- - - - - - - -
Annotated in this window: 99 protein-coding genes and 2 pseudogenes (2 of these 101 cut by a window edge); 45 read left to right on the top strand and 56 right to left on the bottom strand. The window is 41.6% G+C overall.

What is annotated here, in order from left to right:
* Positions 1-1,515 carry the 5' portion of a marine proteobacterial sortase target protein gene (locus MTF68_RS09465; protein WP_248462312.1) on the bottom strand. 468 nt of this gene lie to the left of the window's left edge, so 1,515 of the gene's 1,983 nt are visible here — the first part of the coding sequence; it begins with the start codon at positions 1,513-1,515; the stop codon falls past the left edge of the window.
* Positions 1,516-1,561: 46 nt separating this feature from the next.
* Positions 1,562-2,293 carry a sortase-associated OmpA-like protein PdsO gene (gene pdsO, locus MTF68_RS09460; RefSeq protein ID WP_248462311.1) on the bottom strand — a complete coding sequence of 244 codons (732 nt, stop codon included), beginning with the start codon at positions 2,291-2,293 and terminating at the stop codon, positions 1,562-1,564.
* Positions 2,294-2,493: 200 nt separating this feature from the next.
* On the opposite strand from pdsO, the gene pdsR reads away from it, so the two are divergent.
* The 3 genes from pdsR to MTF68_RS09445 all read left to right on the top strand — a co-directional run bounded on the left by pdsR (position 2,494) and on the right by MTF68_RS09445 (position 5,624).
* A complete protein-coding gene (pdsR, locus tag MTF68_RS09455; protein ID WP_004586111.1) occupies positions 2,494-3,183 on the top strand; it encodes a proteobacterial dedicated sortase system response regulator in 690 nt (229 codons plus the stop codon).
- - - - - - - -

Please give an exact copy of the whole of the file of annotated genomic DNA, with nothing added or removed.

Annotated in this window: 99 protein-coding genes and 2 pseudogenes (2 of these 101 cut by a window edge); 45 read left to right on the top strand and 56 right to left on the bottom strand. The window is 41.6% G+C overall.

What is annotated here, in order from left to right:
* Positions 1-1,515 carry the 5' portion of a marine proteobacterial sortase target protein gene (locus MTF68_RS09465; protein WP_248462312.1) on the bottom strand. 468 nt of this gene lie to the left of the window's left edge, so 1,515 of the gene's 1,983 nt are visible here — the first part of the coding sequence; it begins with the start codon at positions 1,513-1,515; the stop codon falls past the left edge of the window.
* Positions 1,516-1,561: 46 nt separating this feature from the next.
* Positions 1,562-2,293 carry a sortase-associated OmpA-like protein PdsO gene (gene pdsO, locus MTF68_RS09460; RefSeq protein ID WP_248462311.1) on the bottom strand — a complete coding sequence of 244 codons (732 nt, stop codon included), beginning with the start codon at positions 2,291-2,293 and terminating at the stop codon, positions 1,562-1,564.
* Positions 2,294-2,493: 200 nt separating this feature from the next.
* On the opposite strand from pdsO, the gene pdsR reads away from it, so the two are divergent.
* The 3 genes from pdsR to MTF68_RS09445 all read left to right on the top strand — a co-directional run bounded on the left by pdsR (position 2,494) and on the right by MTF68_RS09445 (position 5,624).
* A complete protein-coding gene (pdsR, locus tag MTF68_RS09455; protein ID WP_004586111.1) occupies positions 2,494-3,183 on the top strand; it encodes a proteobacterial dedicated sortase system response regulator in 690 nt (229 codons plus the stop codon).